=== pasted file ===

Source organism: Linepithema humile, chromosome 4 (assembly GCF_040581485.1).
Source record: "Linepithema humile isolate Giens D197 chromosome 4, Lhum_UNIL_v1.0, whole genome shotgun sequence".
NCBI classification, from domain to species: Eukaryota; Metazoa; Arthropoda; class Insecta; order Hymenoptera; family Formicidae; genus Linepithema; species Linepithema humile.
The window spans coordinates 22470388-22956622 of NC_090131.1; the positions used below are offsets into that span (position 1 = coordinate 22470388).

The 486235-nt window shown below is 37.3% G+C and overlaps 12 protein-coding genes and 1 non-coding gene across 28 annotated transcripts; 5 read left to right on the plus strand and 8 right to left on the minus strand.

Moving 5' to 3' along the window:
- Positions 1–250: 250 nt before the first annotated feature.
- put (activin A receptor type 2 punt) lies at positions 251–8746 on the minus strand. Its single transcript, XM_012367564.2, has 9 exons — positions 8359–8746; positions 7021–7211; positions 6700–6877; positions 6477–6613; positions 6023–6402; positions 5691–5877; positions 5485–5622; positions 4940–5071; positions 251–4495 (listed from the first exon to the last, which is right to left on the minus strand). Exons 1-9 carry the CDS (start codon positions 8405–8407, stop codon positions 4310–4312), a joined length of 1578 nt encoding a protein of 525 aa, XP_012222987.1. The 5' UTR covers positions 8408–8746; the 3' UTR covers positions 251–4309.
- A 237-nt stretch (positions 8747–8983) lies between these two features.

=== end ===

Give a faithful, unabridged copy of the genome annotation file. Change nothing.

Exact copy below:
Source organism: Linepithema humile, chromosome 4 (assembly GCF_040581485.1).
Source record: "Linepithema humile isolate Giens D197 chromosome 4, Lhum_UNIL_v1.0, whole genome shotgun sequence".
NCBI classification, from domain to species: Eukaryota; Metazoa; Arthropoda; class Insecta; order Hymenoptera; family Formicidae; genus Linepithema; species Linepithema humile.
The window spans coordinates 22470388-22956622 of NC_090131.1; the positions used below are offsets into that span (position 1 = coordinate 22470388).

The 486235-nt window shown below is 37.3% G+C and overlaps 12 protein-coding genes and 1 non-coding gene across 28 annotated transcripts; 5 read left to right on the plus strand and 8 right to left on the minus strand.

Moving 5' to 3' along the window:
- Positions 1–250: 250 nt before the first annotated feature.
- put (activin A receptor type 2 punt) lies at positions 251–8746 on the minus strand. Its single transcript, XM_012367564.2, has 9 exons — positions 8359–8746; positions 7021–7211; positions 6700–6877; positions 6477–6613; positions 6023–6402; positions 5691–5877; positions 5485–5622; positions 4940–5071; positions 251–4495 (listed from the first exon to the last, which is right to left on the minus strand). Exons 1-9 carry the CDS (start codon positions 8405–8407, stop codon positions 4310–4312), a joined length of 1578 nt encoding a protein of 525 aa, XP_012222987.1. The 5' UTR covers positions 8408–8746; the 3' UTR covers positions 251–4309.
- A 237-nt stretch (positions 8747–8983) lies between these two features.